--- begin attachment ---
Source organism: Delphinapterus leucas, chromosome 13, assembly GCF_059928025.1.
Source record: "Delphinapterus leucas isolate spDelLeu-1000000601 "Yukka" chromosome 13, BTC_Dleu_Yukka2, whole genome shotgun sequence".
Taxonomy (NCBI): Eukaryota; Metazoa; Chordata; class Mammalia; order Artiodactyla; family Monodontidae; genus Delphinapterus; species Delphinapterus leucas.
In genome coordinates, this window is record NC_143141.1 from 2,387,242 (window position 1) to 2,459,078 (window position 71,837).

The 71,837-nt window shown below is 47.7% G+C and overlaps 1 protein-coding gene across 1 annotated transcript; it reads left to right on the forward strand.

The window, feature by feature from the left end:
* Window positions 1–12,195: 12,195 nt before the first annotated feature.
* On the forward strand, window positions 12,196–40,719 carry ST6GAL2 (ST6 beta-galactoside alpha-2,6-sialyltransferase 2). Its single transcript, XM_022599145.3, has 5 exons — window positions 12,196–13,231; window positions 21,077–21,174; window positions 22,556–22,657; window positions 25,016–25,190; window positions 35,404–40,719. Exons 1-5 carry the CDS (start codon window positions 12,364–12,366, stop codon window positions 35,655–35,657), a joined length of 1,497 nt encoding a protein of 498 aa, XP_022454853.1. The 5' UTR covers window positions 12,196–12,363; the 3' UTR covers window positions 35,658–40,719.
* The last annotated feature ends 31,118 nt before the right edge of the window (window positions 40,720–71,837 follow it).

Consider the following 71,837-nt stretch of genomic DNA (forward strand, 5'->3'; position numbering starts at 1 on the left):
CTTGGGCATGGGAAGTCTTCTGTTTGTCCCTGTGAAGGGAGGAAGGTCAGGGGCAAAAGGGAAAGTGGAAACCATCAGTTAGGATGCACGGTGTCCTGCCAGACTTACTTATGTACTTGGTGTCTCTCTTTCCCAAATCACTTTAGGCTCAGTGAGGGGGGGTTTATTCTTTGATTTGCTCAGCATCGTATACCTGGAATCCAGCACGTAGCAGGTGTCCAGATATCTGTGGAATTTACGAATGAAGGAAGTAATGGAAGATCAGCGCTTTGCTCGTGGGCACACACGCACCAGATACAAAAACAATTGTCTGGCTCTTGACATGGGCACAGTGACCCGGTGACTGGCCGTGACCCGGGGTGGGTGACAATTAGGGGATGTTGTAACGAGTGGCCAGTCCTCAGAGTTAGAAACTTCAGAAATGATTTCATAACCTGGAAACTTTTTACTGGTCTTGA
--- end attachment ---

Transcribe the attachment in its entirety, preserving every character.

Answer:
Source organism: Delphinapterus leucas, chromosome 13, assembly GCF_059928025.1.
Source record: "Delphinapterus leucas isolate spDelLeu-1000000601 "Yukka" chromosome 13, BTC_Dleu_Yukka2, whole genome shotgun sequence".
Taxonomy (NCBI): Eukaryota; Metazoa; Chordata; class Mammalia; order Artiodactyla; family Monodontidae; genus Delphinapterus; species Delphinapterus leucas.
In genome coordinates, this window is record NC_143141.1 from 2,387,242 (window position 1) to 2,459,078 (window position 71,837).

The 71,837-nt window shown below is 47.7% G+C and overlaps 1 protein-coding gene across 1 annotated transcript; it reads left to right on the forward strand.

The window, feature by feature from the left end:
* Window positions 1–12,195: 12,195 nt before the first annotated feature.
* On the forward strand, window positions 12,196–40,719 carry ST6GAL2 (ST6 beta-galactoside alpha-2,6-sialyltransferase 2). Its single transcript, XM_022599145.3, has 5 exons — window positions 12,196–13,231; window positions 21,077–21,174; window positions 22,556–22,657; window positions 25,016–25,190; window positions 35,404–40,719. Exons 1-5 carry the CDS (start codon window positions 12,364–12,366, stop codon window positions 35,655–35,657), a joined length of 1,497 nt encoding a protein of 498 aa, XP_022454853.1. The 5' UTR covers window positions 12,196–12,363; the 3' UTR covers window positions 35,658–40,719.
* The last annotated feature ends 31,118 nt before the right edge of the window (window positions 40,720–71,837 follow it).

Consider the following 71,837-nt stretch of genomic DNA (forward strand, 5'->3'; position numbering starts at 1 on the left):
CTTGGGCATGGGAAGTCTTCTGTTTGTCCCTGTGAAGGGAGGAAGGTCAGGGGCAAAAGGGAAAGTGGAAACCATCAGTTAGGATGCACGGTGTCCTGCCAGACTTACTTATGTACTTGGTGTCTCTCTTTCCCAAATCACTTTAGGCTCAGTGAGGGGGGGTTTATTCTTTGATTTGCTCAGCATCGTATACCTGGAATCCAGCACGTAGCAGGTGTCCAGATATCTGTGGAATTTACGAATGAAGGAAGTAATGGAAGATCAGCGCTTTGCTCGTGGGCACACACGCACCAGATACAAAAACAATTGTCTGGCTCTTGACATGGGCACAGTGACCCGGTGACTGGCCGTGACCCGGGGTGGGTGACAATTAGGGGATGTTGTAACGAGTGGCCAGTCCTCAGAGTTAGAAACTTCAGAAATGATTTCATAACCTGGAAACTTTTTACTGGTCTTGA